The Curmudgeoclast

Thoughts, projects, and ramblings of Dave Astels


cur·mud·geon “This sucks.”
A curmudgeon is a miser or an ill-tempered (and frequently old) person full of stubborn ideas or opinions.
i·con·o·clast “Wouldn’t it be cool if…”
An iconoclast is someone who performs iconoclasm — destruction of religious symbols, or, by extension, established dogma or conventions. The term that has come to be applied figuratively to any person who breaks or disdains established dogmata or conventions.
cur·mud·ge·o·clast “This sucks, but wouldn’t it be cool if…”

The story behind the name

At RubyConf someone (sorry, I forget who) complimented me on my tweets: that my grumbling and bitching was entertaining. I said I tended to be a curmudgeon. He commented that he thought I was more of an iconoclast, in that I often had something interesting/useful to say. I tweeted this and Chris Hanson (@eschaton) gave the above characterizations (and wikipedia provided the definitions). And so it seems I am a curmudgeoclast.

Heh. That's pretty cool.


I've always been a gamer to some extent. My earliest significant gaming memories are of high school era with an Atari VCS as and later my Apple ][+ and games like RasterBlster, Lode Runner, BurgerTime, and the like. I went through a serious DOOM and Quake I/II phase. Diablo II, and now Diablo III. WoW. iOS games, Nintendo 3DS.

I've worked for a company in the gaming industry (though not making games, making stuff for gamers) and am playing more (time and games).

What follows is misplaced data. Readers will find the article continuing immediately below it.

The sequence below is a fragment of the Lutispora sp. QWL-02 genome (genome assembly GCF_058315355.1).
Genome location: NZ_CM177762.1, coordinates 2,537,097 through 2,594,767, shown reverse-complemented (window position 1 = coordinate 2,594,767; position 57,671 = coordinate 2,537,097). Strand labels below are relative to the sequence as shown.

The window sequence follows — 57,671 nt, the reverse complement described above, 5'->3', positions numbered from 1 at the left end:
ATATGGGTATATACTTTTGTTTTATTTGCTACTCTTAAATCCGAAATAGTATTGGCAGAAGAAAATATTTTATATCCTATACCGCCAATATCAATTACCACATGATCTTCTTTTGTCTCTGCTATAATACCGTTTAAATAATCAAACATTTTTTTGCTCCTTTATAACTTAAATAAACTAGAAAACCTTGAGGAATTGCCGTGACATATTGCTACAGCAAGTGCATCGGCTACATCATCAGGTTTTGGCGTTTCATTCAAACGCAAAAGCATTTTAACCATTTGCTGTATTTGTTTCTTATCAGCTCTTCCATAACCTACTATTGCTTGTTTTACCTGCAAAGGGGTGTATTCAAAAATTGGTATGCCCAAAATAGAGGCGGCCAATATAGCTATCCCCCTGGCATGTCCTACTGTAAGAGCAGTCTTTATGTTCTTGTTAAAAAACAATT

Most recently I've gotten caught up in the Pathfinder TableTop RPG from Paizo.


I've been programming and hacking hardware in some fashion for about 30 years, on many systems in too many languages to remember. I'm the guy originally behind the idea that turned into sSpec (for Smalltalk) and then rSpec. I've written books on extreme programming, and test driven development. I've written articles, and spoken at conferences. Mostly I like hacking on code and hardware and using software to solve problems. Preferably hard problems.

Since working for SteelSeries, I've rekindled my love of working with hardware, especially embedded systems. This is the stuff I started my career with. These days it means things liek Arduino, Raspberry Pi, and specifically the boards from Adafruit. I've been writing extensively for Adafruit since late 2017, and for HackSpace magazine since mid 2018.


I've been interested in food and cooking since I was a teen. I started out by teaching myself to cook Chinese food using cooking shows and cookbooks (Wok with Yan out of Vancouver... Steven Yan, not Martin Yan).

My culinary interest/involvement ebbed and flowed over the years. What really kicked it into gear was working at Google, surrounded by incredible chefs and passionate foodies. That and having to fill out a kitchen more or less from scratch. More than anyone, kudos have to go to chefs Brian Mattingly, Jean Claude Balek, Justin Lucke and their crews.

My latest obsession is baking. I've always tended to stovetop cooking in various forms. I like tasting & fiddling as I go. Baking is chemistry: mix it up, apply heat, and hope for the best. Since becoming a rabid fan of The Great British Bake-off which is also shown on PBS as The Great British Baking Show. To guide me, I am working my way through Cookie Love by Mindy Segal of Chicago's Hot Chocolate. Yes I'm diabetic so I try not to eat many cookies, but my Pathfinder group and the folks at work have enjoyed the results of my adventure.

Update (early 2017): As result of moving back to Canada and working in a distributed/remote engineering team, I no longer have "folks at work" or a all-in-one-room gaming group. So no more cookies. Suzanne has developed a passion for making whole/multi-grain breads which is awesome in many ways.

Update (mid 2018): I now run a Pathfinder group in our apartment, so no longer have any excuse not to bake more cookies.